Boeing Co. today announced that it will up its layoffs to 10 000 unfortunate employees. The bad news came hard on the heels of downsizing announcements in recent days from all over the tech sector.

And no company has been spared from the toll of the financial downturn, even among the greatest. Sprint: 8000. Microsoft: 5000. IBM: 4000. Texas Instruments: 3400. And so on, and so on.

The mass layoffs have cast a pall over the engineering community worldwide, no doubt. Still, those who do have jobs must continue to work and be productive, even with the sword of further cuts looming over them.

Into such a worrisome environment comes an instructive fable that the editors at IEEE Spectrum thought deserved attention.

In the online pages of Datamation, contributor Eric Spiegel, a veteran software developer, tells a tale of office politics run amok in an IT department facing layoffs.

The article, Do Nice Engineers Finish Last in Tough Times?, relates the story of three mid-level managers working at a server farm who have to cut staff by 50 percent due to the economy.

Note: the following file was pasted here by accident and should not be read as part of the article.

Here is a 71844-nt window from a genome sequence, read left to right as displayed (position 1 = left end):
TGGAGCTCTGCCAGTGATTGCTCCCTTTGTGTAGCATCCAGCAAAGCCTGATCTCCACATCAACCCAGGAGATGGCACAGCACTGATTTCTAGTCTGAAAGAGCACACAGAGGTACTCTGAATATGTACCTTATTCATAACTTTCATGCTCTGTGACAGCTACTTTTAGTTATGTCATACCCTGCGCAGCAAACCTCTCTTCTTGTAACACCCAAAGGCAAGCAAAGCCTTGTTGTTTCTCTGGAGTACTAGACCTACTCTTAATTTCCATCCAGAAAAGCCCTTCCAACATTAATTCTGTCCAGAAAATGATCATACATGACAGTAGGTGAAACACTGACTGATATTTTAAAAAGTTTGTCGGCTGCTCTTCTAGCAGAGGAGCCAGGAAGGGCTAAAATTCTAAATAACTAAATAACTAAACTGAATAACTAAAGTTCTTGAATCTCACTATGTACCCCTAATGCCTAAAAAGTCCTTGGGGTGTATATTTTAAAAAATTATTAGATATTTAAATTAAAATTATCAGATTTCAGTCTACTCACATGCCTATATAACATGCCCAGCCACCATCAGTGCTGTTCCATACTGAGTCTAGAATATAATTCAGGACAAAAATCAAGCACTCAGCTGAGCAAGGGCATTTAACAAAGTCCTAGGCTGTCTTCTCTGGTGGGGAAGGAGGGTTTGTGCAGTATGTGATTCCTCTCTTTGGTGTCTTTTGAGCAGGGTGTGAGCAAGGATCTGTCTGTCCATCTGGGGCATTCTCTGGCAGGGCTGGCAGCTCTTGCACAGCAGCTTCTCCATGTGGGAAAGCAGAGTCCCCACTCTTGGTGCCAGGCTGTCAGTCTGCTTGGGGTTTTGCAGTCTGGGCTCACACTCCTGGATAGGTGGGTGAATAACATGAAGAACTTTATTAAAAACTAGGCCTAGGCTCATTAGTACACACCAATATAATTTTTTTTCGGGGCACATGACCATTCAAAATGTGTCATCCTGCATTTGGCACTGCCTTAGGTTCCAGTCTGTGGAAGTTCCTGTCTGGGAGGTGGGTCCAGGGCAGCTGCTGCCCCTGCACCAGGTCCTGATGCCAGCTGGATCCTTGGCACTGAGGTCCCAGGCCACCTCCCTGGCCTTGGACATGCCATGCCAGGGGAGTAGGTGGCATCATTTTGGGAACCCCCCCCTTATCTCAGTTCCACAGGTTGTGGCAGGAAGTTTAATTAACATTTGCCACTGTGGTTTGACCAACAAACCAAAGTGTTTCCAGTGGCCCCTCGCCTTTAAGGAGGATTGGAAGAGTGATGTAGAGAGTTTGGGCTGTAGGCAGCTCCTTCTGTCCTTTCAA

Stuart, a systems manager, is the "nice guy" in Spiegel's script. He believes in doing the right thing by others, for his team and his firm. Doug is his counterpart in security. He's the "not so nice guy," who thinks of himself first and others only when it suits his purposes. Then there's the director of IT, Kelly, who must decide who stays on and who goes.

'Kelly gathered her team of managers and asked them to rate their employees and then she would work with them to determine who would be laid off. What she didnâ''t tell them was that she was rating her direct reports because managers would be on the chopping block as well.'